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Percy Bysschylus?

Welcome back to George vs the Listener Crossword, your weekly dose of confused hung-over ramblings about the internet’s favorite thematic weekly challenge.

What has Ifor got waiting for us this time around?  There’s two blocked-off squares in the middle, some extra phrases in across clues and extra words in down clues, and at the end something needs to be done to the grid, something about titles… OK.  Looks like we are in real words territory in the grid, so let’s get solving!

There is a 1 across for the first time in a while and it gives us the whole top row with DI(VERSION)ARY and we are away!  I wonder if Ifor has given us a similar gift at the bottom of the grid? Yes, it’s an anagram for CONGRATULATE and now I have a crossword sandwich and can work on the filling (it didn’t hit me until much much later the irony of getting the top row and bottom row first).

I did a little better starting from the bottom and working up, and getting the last few down answers made it obvious that it was the first and last letters of the extra words that we were looking for – giving ORDER TO SINGLE WORDS as the end of the message.  OK – well I’ve found ABJECT SUN and CAN BE JUST as extra phrases and they are anagrams of each other and of SUBJACENT, which means “bottomless”.  Hmmmm, OK.  There’s also HAS A COUPLE and CASUAL HOPE which can become ACEPHALOUS, or “headless”.  Wow, that’s nice of Ifor to double up on this… can I get the other two now?  PEARL AT makes APTERAL… hmmm, where else can I find that string… LATE PAR In 10, making the answer CROSSE.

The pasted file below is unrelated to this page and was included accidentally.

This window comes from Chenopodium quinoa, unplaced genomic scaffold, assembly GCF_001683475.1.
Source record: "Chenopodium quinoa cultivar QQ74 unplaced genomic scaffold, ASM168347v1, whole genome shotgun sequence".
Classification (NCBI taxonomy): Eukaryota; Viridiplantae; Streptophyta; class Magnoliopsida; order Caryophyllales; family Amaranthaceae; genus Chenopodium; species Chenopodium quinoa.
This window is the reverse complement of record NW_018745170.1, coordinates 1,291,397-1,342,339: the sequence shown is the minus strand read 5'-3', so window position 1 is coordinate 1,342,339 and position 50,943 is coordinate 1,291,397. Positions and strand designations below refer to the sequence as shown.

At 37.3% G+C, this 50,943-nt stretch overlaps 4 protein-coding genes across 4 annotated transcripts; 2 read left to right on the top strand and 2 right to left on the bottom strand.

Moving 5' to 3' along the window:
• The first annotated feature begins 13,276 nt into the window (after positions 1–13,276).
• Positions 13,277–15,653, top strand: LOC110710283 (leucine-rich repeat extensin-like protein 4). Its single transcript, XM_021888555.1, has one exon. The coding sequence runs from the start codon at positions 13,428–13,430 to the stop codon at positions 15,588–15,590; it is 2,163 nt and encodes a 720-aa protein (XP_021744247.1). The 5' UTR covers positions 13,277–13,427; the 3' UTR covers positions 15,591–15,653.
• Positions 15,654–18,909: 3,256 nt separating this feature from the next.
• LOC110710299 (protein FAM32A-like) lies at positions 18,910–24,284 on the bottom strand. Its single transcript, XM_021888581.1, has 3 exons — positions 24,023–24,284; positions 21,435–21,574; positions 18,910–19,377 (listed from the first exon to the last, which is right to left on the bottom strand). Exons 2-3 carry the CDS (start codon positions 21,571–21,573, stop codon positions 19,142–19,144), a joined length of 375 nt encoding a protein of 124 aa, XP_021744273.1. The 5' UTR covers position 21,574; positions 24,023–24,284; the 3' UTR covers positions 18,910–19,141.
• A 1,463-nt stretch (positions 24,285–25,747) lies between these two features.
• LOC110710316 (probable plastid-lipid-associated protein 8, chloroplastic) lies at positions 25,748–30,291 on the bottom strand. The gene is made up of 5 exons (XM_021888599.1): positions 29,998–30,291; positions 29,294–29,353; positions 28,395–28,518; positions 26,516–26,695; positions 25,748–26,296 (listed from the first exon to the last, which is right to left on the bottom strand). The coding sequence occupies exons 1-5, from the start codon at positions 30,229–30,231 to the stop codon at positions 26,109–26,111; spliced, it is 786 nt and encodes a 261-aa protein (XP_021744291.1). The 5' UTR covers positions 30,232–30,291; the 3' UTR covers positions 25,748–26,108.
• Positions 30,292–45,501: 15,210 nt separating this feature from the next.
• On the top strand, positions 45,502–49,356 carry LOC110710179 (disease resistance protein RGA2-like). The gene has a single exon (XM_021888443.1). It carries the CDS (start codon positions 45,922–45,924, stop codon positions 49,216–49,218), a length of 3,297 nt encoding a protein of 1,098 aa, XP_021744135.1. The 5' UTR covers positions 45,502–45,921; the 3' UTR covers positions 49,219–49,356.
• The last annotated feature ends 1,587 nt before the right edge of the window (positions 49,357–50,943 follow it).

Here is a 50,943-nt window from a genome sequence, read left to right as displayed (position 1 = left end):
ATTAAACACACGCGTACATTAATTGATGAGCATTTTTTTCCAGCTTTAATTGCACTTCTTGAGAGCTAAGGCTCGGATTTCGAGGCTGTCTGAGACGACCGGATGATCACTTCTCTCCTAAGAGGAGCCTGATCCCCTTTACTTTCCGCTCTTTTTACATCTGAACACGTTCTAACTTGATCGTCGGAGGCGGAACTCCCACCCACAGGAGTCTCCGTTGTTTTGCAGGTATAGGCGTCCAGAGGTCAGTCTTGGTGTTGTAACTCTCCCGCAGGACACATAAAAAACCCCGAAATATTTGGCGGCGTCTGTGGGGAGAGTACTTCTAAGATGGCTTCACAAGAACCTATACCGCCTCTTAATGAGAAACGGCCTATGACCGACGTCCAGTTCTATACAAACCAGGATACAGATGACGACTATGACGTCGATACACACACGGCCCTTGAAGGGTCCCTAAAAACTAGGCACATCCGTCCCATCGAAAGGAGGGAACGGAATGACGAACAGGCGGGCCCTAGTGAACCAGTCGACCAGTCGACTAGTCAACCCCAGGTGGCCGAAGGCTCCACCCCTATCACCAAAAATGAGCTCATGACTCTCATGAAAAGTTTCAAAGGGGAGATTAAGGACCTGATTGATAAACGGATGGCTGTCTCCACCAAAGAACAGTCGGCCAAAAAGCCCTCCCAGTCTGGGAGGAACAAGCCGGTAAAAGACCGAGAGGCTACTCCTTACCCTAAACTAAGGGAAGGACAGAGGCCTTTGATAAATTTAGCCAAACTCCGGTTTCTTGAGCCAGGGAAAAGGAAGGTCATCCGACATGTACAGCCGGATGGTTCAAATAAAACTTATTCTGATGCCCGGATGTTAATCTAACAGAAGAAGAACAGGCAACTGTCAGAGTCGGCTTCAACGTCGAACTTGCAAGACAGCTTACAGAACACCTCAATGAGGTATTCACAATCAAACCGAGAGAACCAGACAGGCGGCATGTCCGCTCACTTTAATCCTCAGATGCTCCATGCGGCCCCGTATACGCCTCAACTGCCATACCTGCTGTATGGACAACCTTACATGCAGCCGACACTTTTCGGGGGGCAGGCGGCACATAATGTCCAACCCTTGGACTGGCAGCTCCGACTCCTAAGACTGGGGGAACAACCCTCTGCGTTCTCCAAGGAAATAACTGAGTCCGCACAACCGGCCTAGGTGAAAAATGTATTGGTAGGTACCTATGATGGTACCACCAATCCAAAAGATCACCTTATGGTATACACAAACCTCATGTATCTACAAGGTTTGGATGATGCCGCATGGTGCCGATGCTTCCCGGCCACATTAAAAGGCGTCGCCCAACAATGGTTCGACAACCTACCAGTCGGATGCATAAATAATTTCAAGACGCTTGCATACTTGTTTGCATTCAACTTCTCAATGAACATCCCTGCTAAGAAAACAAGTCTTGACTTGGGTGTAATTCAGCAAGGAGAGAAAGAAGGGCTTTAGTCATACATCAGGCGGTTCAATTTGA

A bit more poking at the down answers and it looks like we are heading to ERASE SOME LETTERS FROM GRID, so it looks like we’re getting rid of the outside of the grid… and it does appear that removing the outside of the grid leaves real words.  Two of my unsolved entries are around the outside, so I guess I could have ignored 8 down and 16 down (which I was pretty sure was ABET but hadn’t looked up that definition).

Running up that diagonal is CPROM??HEUSY…. which doesn’t seem to make any sense before the outside is erased, but when you take the outside away then you can make PROMETHEUS, which was a sci fi movie of a few years ago that started off awesome but got very silly near the end.

Now wasn’t there something called PROMETHEUS UNBOUND?  Wasn’t it SHELLEY? Hmmm… two books?  Traditionally ascribed?  I guess I’d better look that up – turns out it is based on the story of Prometheus by Aeschylus, where he does have his wings clipped (not sure if he ends up headless or with his feet cut off).

Hmmm… so what am I meant to write at the bottom, SHELLY or AESCHYLUS?

Ugh… I am really lost at this point. Have I missed something?

Title to the rescue, I hope – does Aeschylus rhyme with “fast and loose”?  More so than it rhymes with Shelley, so I guess that’s the better option?

I must be missing something, but this is the best I have

My working grid for Listener 4344, Fast and Loose by Ifor

Victory to George?

2015 tally:  14-0-3

Feel free to tell me what I’m missing, and see you next week when Samuel essentialises us.

One Response

  1. The title translates as BOUND and UNBOUND. Apparently Aeschylus (for it is he) wrote two volumes about Prometheus to that effect.

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